A catalyst is a substance that speeds up a chemical reaction, but is not consumed by the reaction; hence a catalyst can be recovered chemically unchanged at the end of the reaction it has been used to speed up, or catalyze.
In order for chemicals to react, the species involved in any reaction must undergo a rearrangement of chemical bonds.
The slowest step in the bond rearrangement produces what is termed a transition state - a chemical species that is neither a reactant nor a product, but is an intermediate between the two. Energy is required to form the transition state. This energy is called the Energy of Activation, or Ea.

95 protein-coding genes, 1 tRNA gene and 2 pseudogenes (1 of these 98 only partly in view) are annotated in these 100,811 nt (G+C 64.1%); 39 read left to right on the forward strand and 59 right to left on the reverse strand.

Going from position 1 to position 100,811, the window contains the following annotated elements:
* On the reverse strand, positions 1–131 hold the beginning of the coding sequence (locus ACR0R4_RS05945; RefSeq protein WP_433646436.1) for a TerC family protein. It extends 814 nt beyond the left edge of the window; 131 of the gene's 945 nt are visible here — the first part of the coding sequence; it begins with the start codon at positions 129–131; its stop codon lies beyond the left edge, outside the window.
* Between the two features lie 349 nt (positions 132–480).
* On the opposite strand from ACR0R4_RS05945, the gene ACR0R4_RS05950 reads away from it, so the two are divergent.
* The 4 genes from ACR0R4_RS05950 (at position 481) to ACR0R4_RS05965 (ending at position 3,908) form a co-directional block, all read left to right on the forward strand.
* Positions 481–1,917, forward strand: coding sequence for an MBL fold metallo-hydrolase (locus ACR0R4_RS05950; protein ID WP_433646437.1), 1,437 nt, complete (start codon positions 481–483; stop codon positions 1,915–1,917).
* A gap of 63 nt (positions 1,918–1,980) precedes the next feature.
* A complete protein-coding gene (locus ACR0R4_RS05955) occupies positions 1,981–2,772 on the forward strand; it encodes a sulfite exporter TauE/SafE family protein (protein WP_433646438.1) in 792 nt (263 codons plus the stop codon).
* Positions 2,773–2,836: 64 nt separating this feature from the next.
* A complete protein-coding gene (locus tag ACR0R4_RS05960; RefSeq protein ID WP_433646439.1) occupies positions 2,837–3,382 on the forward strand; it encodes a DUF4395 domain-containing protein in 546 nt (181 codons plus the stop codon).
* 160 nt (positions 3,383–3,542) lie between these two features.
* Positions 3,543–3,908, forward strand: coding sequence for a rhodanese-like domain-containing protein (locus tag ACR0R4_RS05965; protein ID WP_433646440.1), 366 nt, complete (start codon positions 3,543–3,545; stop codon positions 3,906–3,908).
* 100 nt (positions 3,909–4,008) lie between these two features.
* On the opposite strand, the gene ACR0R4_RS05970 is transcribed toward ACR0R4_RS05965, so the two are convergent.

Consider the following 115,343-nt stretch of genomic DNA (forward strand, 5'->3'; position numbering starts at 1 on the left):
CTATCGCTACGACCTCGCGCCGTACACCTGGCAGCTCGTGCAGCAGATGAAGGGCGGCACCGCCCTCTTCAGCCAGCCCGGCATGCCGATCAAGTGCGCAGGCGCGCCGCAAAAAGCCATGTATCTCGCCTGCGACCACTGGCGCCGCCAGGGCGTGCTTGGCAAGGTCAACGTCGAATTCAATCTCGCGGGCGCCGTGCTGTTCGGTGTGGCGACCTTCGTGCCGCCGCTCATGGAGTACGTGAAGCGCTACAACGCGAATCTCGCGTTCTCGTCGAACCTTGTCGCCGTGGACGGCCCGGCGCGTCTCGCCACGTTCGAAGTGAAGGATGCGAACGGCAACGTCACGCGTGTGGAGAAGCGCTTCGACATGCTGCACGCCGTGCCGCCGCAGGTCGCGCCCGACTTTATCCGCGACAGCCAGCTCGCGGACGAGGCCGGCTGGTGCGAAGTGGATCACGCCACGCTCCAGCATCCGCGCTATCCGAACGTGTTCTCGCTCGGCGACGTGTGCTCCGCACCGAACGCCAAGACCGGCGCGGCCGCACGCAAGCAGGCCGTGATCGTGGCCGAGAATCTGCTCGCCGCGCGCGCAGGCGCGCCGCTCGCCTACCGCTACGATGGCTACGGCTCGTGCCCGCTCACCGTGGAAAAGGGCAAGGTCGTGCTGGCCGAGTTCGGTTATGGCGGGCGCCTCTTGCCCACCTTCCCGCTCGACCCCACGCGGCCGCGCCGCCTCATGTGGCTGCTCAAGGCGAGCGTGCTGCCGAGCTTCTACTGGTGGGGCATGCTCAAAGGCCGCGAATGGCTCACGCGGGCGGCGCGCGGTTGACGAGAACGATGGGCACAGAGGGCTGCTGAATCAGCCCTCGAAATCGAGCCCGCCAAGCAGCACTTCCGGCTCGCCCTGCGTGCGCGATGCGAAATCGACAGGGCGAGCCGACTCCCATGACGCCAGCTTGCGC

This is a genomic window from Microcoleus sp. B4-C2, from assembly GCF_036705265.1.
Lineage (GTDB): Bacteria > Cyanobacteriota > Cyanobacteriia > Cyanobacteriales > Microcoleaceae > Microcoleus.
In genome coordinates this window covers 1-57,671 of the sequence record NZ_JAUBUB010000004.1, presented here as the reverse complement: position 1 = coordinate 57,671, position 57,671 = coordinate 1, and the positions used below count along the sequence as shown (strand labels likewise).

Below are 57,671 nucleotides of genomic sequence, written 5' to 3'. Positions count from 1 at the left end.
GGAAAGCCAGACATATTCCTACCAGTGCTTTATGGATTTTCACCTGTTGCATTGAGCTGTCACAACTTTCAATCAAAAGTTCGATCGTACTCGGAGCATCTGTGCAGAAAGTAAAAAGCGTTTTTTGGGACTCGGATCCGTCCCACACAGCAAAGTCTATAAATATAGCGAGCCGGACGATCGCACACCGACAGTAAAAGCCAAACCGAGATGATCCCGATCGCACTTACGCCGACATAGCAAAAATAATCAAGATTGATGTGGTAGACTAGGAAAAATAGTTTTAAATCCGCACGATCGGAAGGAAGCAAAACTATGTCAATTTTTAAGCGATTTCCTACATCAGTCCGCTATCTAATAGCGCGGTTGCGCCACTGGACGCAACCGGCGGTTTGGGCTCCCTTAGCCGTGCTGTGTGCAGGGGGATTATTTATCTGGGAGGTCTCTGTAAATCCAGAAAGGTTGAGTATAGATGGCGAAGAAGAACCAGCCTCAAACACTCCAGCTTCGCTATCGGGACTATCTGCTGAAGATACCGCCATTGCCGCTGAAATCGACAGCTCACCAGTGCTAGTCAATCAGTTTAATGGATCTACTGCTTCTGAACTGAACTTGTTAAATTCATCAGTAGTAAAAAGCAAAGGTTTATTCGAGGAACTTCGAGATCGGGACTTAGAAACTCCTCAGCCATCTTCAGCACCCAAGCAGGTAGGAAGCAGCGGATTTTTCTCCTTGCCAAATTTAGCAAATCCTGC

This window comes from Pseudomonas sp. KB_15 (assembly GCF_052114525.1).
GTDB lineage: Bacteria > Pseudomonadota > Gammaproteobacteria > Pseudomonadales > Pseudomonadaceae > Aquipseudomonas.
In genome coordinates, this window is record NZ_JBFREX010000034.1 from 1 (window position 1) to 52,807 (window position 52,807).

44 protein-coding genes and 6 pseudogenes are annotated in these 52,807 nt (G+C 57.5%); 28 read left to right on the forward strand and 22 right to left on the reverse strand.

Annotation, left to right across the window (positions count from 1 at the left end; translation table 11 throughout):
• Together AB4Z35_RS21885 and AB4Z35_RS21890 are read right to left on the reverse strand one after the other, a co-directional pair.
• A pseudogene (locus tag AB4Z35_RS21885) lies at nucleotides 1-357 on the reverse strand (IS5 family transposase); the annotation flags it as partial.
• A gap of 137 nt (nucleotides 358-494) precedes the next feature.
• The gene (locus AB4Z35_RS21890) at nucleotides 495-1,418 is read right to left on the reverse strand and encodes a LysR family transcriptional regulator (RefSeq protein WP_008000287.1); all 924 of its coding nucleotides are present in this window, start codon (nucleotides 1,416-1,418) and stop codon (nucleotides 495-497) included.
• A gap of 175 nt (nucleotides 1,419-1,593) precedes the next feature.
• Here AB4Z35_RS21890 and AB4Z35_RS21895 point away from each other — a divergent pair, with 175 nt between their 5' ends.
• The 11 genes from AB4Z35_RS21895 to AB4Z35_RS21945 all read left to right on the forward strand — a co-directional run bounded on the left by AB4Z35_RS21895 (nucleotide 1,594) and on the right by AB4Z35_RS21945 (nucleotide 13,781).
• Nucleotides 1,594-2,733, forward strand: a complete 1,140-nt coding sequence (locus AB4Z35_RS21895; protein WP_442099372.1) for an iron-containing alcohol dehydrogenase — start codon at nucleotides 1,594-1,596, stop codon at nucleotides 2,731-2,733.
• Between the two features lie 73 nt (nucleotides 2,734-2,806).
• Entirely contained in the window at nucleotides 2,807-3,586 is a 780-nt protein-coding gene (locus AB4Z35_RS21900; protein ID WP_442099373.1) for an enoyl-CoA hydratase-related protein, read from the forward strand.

Reactants with energy lower than Ea cannot pass through the transition state to react and become products.
A catalyst works by providing a different route, with lower Ea, for the reaction. In any given time interval, the presence of a catalyst allows a greater proportion of the reactant species to acquire sufficient energy to pass through the transition state and become products.
Catalysts cannot shift the position of a chemical equilibrium - the forward and backward reactions are both accelerated so that the equilibrium constant Keq is unchanged. However, by removing products from the reaction mixture as they form, the overall rate of product formation can in practice be increased.
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